Vistra Insights

I no longer need my BVI company: Strike Off or Liquidation?

BVI companies are often transactional, and there comes a point in time when the company is not needed any more.

When you no longer require your BVI company you have two options:

  1. The company can be left to be struck off – strike off is automatic and free of charge. The company is effectively on “stand-by” for a 7 year period, and can be restored at any point during that time by paying all outstanding licence fees, penalties and restoration fees. 
  2. The company can be formally liquidated – this is the formal way to close the company in the eyes of the law. 

Strike Off

A company is struck off 5 months after its licence fee is overdue (company’s incorporated January to June, on 1 December; companies incorporated July to December, on 1 May of the following year).

Once a company has been struck off it remains liable for all claims, debts, liabilities, and the striking off does not affect the liability of its members, directors, officers, or agents. Creditors may still pursue claims against the company, and the company may continue to incur liabilities.

Whilst struck off, the company and its directors, members, liquidator or receiver may not commence or defend legal proceedings, carry on business or deal with the assets of the company, or act in any way in respect to the company’s affairs, except to make a restoration application or to continue defending or carry on existing legal proceedings.

Where the Registrar believes a defaulting company is trading, instead of striking off the company it can refer the company to the Financial Services Commission for investigation.

A struck off company becomes ‘dissolved’ 7 years after being struck off the register.

Restoration of Struck Off Companies

Where a company has been struck off, but not yet dissolved, the Registrar may, upon receipt of an application, and the restoration fee and all other outstanding fees and penalties, restore the company to the register and issue a certificate of restoration. Once restored the company is deemed never to have been struck off in the eyes of the law.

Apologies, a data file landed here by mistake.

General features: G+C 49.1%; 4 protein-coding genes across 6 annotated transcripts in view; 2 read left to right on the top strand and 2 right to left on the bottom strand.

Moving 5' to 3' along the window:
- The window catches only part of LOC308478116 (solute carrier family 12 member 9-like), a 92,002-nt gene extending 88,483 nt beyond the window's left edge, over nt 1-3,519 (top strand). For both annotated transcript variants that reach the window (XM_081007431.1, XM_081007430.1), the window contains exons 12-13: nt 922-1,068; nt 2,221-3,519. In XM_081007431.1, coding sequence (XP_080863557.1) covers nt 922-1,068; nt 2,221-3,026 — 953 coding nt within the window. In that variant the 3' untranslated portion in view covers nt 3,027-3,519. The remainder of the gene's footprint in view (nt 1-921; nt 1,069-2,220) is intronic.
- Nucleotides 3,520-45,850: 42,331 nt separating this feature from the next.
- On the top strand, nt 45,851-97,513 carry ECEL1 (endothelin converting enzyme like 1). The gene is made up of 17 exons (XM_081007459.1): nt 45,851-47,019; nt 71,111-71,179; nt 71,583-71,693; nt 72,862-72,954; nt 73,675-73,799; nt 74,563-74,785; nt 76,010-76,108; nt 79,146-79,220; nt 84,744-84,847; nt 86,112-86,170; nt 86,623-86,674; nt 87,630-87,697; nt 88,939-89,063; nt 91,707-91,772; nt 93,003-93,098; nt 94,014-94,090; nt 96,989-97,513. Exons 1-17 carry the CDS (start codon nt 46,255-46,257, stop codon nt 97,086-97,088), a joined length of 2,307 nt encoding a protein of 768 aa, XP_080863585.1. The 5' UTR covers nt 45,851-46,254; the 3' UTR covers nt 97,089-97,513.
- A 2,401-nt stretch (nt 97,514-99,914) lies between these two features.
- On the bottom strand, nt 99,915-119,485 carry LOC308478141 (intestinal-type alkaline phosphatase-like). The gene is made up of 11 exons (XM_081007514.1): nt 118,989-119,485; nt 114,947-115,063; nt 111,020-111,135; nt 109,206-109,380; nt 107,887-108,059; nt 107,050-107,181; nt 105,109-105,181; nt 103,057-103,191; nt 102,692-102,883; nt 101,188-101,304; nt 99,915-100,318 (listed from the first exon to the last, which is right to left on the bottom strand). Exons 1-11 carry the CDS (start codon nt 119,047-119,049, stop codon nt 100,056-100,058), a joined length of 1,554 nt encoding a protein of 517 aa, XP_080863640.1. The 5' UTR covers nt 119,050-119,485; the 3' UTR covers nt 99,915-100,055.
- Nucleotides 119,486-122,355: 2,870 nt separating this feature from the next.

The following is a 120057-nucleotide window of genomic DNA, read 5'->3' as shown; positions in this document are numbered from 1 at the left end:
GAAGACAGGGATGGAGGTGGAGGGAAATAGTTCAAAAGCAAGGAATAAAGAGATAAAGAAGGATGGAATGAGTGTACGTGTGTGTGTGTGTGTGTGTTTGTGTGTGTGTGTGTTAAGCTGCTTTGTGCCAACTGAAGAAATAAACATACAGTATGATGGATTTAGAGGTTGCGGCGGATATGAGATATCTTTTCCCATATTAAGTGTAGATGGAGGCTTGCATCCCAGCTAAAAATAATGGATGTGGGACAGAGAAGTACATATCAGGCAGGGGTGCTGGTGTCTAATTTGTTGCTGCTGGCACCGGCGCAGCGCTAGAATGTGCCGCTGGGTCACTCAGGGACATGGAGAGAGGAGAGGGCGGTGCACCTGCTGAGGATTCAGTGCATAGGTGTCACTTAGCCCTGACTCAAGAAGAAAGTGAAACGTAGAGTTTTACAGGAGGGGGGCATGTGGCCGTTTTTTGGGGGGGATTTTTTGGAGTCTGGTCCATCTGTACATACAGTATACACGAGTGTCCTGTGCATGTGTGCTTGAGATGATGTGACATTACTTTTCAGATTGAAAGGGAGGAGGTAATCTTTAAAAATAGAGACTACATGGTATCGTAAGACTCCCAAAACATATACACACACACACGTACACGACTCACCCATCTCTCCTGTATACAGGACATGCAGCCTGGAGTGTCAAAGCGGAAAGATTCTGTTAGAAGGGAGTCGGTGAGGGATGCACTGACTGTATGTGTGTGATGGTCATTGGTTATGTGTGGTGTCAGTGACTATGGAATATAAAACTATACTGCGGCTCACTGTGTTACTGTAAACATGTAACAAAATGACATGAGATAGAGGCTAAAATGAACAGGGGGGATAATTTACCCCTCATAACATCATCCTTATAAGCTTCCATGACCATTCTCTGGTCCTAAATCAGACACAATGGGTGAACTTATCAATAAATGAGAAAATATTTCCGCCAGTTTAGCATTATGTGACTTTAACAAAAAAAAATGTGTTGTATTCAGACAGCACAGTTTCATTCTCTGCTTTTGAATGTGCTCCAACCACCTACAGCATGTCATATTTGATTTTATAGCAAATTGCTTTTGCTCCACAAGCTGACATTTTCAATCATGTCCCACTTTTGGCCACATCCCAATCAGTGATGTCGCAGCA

Once a company has been struck off it remains liable for all claims, debts, liabilities.

Where the company has been struck off because it does not have a registered agent, or the struck off company does not have a registered agent, the Registrar will not restore the company unless an agent is willing to act and he is satisfied that it is fair and reasonable to restore the company.


A company may only be liquidated under the Act if (i) it has no liabilities or (ii) it is able to pay its debts as they fall due and the value of its assets equals or exceeds its liabilities.

On average, the liquidation process takes 8-12 weeks.

The liquidator must be an independent individual, over 18, not bankrupt, and of sound mind. There are no requirements as to residency or formal qualifications. 
Where a voluntary liquidation is proposed, the following steps must be taken: 

      (a) Directors make a declaration of solvency (director making a solvency declaration without reasonable grounds is liable to a fine of US$10,000 on summary conviction) 
      (b) Directors approve a liquidation plan 
      (c) The members appoint liquidator(s). In limited circumstances the directors may appoint the liquidator 

The declaration of solvency, liquidation plan and appointment of liquidator are filed at the registry. The liquidation period starts when the notice of the liquidator’s appointment is filed.

The liquidation must then be advertised in the Official Gazette in the BVI and one other national newspaper, and in a national newspaper in the main trading jurisdiction. 

The liquidator then takes control and custody of the assets. Although the directors remain in office, they cease to have any function or powers, although they may authorise the liquidator to carry on the business of the company, or act as authorised by written instruction from the liquidator.

On completion of the voluntary liquidation the liquidator files a statement that the liquidation is complete with the Registrar. A copy of the declaration of solvency, with the statement of the company’s assets and liabilities attached, must be kept at the registered agent’s office. 

The Registrar then issues a certificate of dissolution. The dissolution of the company is effective from the date of issue of the certificate.

Immediately following the issue of the certificate of dissolution the liquidator must publish a notice in the BVI Official Gazette that the company has been struck off the register and dissolved.

British Virgin Islands





Author: Vistra UK Formations Team

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